People learn anytime, anywhere throughout life, not only in formal education and training systems and pathways, but also in non-formal and informal learning contexts. The growth of digital and online learning and access to digital skills assessment tools are new dimensions and potentialities of RPL, which can benefit candidates, and the effectiveness of RPL systems.

  • Significant numbers of young people are early school leavers, due to socio-economic conditions, but they have the right to validation of prior learning outcomes and to adequate pathways to return to learning and acquire qualifications.
  • Labour migrants learn in their migration experiences and bring back to their countries of origin a range of new knowledge, skills, and competences – e.g., languages, social and inter-cultural, technical, and job-specific – which can be identified, documented, assessed, and certified.
  • Informal sector workers – rural and urban – acquire and apply a range of important practical skills, which often are under-valued. Attention to the informal economy has given rise to renewed interest in RPL and its potential to help move informal activities / artisans to formal economy, and jobs with decent conditions. Recognition of competences and certification is a major right and lever to support inclusion and dignity of informal workers, artisans, farmers.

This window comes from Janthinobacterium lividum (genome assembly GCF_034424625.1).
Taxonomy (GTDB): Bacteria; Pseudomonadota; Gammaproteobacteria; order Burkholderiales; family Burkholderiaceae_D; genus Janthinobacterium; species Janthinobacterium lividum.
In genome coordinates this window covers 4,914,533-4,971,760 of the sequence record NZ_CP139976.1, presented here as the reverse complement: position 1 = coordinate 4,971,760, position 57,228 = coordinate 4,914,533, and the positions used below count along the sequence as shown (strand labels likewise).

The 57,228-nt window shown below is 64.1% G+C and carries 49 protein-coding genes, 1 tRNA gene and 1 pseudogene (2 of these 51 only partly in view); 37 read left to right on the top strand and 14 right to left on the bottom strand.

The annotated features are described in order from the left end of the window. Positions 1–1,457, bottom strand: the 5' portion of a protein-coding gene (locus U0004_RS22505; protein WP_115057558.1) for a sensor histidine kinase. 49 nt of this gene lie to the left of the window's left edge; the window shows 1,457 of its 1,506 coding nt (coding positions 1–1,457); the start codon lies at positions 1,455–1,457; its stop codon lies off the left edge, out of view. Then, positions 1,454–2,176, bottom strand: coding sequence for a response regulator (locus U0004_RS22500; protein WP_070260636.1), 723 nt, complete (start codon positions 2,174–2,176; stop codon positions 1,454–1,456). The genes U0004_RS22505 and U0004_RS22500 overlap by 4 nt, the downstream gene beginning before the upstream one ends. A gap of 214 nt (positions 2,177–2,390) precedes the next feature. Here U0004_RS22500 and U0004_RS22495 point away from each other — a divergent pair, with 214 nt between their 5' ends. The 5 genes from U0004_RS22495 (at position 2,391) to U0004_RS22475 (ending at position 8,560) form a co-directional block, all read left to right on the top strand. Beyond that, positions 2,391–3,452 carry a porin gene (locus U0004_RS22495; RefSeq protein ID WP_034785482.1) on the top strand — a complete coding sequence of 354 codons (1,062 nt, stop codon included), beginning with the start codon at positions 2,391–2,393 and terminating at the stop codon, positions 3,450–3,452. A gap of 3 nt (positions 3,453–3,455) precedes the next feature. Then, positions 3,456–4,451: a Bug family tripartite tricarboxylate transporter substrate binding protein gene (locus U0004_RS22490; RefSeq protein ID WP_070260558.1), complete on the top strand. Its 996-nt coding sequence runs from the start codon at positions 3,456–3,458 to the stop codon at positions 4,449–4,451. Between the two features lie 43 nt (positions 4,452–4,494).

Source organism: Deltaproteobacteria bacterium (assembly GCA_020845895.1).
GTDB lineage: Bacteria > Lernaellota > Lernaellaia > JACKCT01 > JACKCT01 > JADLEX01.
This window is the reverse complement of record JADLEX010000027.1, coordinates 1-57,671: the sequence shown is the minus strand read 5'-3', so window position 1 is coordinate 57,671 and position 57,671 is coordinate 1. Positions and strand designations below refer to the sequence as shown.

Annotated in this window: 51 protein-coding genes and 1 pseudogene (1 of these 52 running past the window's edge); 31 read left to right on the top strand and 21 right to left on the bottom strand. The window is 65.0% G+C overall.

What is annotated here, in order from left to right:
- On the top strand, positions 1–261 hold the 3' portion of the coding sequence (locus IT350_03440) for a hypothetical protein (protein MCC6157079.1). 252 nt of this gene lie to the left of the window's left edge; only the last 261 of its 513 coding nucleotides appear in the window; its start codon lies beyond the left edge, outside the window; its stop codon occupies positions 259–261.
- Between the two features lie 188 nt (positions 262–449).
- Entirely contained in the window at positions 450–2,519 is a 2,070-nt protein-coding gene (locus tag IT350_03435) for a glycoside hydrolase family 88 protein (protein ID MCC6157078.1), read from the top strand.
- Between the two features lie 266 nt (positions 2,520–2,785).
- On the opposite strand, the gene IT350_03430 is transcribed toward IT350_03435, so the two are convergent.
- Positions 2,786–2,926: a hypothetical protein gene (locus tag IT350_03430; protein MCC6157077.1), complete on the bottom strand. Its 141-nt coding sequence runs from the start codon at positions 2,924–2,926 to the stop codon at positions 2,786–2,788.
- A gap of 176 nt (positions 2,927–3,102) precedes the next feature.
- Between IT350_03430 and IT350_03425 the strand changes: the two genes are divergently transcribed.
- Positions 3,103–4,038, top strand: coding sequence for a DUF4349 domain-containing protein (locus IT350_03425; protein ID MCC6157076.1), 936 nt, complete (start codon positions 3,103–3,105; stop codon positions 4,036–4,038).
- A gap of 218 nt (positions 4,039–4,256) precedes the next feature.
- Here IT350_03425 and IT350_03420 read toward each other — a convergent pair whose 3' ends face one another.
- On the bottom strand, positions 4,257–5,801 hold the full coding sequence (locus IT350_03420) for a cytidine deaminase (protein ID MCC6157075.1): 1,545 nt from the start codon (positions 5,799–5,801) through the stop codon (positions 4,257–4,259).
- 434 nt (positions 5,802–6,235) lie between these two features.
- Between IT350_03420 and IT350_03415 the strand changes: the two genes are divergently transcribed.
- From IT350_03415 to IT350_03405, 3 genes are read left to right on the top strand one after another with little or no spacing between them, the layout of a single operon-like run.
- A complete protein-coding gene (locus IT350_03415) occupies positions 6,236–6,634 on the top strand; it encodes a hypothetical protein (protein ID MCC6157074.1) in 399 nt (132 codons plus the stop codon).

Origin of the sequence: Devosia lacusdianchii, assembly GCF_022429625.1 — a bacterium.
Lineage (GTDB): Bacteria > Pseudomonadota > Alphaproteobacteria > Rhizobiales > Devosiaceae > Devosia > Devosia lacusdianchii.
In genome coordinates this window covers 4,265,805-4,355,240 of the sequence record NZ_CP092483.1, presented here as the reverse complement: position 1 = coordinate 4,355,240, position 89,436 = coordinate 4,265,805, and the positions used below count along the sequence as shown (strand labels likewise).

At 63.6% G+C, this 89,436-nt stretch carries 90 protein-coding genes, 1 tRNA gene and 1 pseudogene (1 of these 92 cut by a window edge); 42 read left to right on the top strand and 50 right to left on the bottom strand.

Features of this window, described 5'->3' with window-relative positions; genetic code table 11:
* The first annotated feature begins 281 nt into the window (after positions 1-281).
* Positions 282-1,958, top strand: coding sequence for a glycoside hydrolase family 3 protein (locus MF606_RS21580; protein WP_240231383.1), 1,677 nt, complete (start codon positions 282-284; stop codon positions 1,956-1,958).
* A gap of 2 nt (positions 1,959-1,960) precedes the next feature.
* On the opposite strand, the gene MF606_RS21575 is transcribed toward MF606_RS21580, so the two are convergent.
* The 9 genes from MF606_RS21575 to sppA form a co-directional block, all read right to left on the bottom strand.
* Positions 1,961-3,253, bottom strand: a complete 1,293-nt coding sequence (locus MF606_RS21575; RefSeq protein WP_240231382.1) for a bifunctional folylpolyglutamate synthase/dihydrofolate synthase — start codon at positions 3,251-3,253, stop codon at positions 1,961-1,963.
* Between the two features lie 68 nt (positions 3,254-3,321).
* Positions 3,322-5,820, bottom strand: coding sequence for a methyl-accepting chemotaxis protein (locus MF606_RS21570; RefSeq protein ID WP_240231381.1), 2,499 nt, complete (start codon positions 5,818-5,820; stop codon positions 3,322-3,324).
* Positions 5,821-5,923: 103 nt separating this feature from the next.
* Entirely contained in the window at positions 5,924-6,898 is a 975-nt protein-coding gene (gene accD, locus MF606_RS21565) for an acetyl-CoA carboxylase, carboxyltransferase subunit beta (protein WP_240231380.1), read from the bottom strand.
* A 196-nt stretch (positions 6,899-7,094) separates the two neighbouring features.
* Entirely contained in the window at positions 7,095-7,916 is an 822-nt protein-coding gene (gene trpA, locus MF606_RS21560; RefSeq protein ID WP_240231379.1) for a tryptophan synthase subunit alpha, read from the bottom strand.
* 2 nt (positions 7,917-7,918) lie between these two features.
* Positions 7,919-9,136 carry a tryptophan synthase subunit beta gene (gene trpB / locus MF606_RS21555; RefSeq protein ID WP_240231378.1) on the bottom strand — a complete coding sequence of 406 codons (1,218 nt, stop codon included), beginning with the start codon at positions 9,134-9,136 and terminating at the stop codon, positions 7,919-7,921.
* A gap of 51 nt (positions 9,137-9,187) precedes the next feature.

• Workers, job seekers, young women / adults returning to active life may have valuable skills and competences but not a qualification – and RPL may be a life changer. RPL may offer a path to validate skills and facilitate access to further education and training or to obtain a qualification.
  • Volunteers and youth activists build social and communication skills of high value for careers in civil society and social spheres. These skills can be made visible through RPL.

Non-formal and informal learning matter for lifelong learning

Non-formal and informal learning are fundamental parts of lifelong and life-wide learning.